Publication: Monitor Volume: 4 Issue: 198

Boris Yeltsin’s decision to cancel his trip to Vienna for medical reasons has intensified “discussion” about “the health of the president and his competence,” as Vladimir Ryzhkov, vice speaker of the State Duma and a member of the “Russia is Our Home” faction, delicately put it yesterday. Yeltsin’s opponents in the Duma, of course, were less delicate. Communist leader Gennady Zyuganov repeated his call that Yeltsin resign voluntarily–adding that “his inner circle is terribly afraid of that.” Zyuganov said he backed a law which had been drafted by Viktor Ilyukhin, head of the Duma’s security committee and a member of the Communist Party’s radical wing, requiring a medical finding on Yeltsin’s health. Ilyukhin, meanwhile, called for a national referendum on whether the post of president should be abolished (Russian agencies, October 26).

“Segodnya” reported in today’s edition (Tuesday, October 27) that the Duma has secretly drafted legislation on state guarantees for the president after his term expires or in the event of his resignation. Were the legislation passed, the president would receive the same pension, social-household and medical benefits as a vice premier. He would also get lifelong membership in the Federation Council, giving him parliamentary immunity from prosecution; the right to speak in both houses of parliament and, at his request, on state television; the right to keep his state dacha and bodyguards, which would also be extended to members of his immediate family. These conditions would be nullified if Yeltsin were impeached.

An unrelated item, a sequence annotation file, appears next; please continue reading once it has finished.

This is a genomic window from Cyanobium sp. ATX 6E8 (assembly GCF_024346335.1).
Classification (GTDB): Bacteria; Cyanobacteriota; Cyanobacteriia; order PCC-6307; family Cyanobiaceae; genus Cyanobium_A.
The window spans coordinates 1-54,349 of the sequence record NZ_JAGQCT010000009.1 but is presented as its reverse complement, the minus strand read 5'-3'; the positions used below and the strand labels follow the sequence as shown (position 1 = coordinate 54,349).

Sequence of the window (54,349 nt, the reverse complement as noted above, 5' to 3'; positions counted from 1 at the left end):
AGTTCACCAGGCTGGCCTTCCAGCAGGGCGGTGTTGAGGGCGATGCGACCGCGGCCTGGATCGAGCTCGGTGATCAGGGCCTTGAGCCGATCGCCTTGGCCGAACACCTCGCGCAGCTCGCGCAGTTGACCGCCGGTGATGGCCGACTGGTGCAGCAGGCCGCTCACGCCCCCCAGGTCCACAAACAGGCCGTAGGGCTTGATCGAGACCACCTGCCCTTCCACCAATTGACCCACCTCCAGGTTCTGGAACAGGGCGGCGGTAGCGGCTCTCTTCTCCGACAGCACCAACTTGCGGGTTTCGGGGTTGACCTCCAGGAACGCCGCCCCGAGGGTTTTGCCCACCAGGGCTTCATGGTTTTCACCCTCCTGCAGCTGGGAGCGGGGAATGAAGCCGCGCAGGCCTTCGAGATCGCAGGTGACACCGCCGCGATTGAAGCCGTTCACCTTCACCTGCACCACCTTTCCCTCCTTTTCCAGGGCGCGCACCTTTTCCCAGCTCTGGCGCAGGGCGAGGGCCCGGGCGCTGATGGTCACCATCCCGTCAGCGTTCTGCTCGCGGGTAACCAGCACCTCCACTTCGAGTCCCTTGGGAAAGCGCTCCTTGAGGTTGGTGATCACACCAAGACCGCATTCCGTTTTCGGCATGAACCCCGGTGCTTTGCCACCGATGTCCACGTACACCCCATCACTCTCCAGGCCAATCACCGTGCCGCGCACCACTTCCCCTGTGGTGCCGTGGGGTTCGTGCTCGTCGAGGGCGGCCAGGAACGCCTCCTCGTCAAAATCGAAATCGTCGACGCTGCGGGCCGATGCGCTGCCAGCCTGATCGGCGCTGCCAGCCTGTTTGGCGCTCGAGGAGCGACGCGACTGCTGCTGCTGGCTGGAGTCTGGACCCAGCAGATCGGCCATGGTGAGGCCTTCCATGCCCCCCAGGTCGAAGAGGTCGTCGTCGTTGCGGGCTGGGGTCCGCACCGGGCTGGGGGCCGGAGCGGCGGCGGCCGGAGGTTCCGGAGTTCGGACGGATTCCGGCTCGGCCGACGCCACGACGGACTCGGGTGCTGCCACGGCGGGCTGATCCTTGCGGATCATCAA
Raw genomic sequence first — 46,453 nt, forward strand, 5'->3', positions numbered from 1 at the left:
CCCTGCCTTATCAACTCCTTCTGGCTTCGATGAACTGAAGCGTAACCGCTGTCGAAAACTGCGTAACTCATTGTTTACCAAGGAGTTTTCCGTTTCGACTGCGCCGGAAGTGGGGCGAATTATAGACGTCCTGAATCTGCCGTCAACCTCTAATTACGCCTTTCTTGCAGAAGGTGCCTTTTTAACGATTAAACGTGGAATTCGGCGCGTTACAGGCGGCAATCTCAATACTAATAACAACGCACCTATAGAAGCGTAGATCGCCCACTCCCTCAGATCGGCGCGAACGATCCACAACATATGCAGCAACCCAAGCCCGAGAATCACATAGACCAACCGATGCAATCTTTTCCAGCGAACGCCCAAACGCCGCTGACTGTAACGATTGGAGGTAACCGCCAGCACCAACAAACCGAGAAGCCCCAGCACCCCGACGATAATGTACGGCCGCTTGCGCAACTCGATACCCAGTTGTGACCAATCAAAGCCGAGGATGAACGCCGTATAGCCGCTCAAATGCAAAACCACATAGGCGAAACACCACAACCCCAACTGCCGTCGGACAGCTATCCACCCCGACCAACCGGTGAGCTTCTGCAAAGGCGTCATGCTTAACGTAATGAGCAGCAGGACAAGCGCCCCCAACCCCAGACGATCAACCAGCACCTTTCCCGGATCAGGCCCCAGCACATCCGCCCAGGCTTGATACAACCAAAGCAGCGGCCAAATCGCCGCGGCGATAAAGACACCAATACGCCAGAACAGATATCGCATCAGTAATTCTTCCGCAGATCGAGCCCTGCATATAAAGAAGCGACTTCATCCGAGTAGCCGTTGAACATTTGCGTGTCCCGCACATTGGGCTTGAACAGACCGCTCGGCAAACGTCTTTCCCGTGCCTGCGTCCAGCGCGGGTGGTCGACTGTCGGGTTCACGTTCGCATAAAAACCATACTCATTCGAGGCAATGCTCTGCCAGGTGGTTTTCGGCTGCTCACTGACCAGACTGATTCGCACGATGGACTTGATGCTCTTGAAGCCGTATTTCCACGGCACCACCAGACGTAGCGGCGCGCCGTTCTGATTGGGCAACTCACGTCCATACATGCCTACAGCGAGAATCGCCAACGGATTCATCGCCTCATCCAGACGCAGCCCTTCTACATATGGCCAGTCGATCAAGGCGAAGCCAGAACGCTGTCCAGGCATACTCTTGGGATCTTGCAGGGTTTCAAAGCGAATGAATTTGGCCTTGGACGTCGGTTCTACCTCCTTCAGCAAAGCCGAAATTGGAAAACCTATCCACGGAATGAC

In a separate article, however, Segodnya said it was unlikely that Yeltsin would leave office before his term expired. “The many presidential aspirants, not to mention the Kremlin itself, are not ready for pre-term elections,” the newspaper stated. Russia’s political elite, it added, was likely to reach “a secret pact” to maintain the status quo, with Prime Minister Yevgeny Primakov in the role of “prime minister-vice president” and Yeltsin sitting in his suburban dacha until 2000 (Segodnya, October 27). Meanwhile, two regional leaders–Federation Council Speaker Yegor Stroev and Tomsk Governor Viktor Kress–spoke out Monday against Yeltsin’s retirement and pre-term elections. But Stroev, in a interview with Spain’s “El Pais,” did call for a more “balanced” distribution of powers between the presidency, the government and parliament, and called on Yeltsin to back this publicly (Russian agencies, October 26).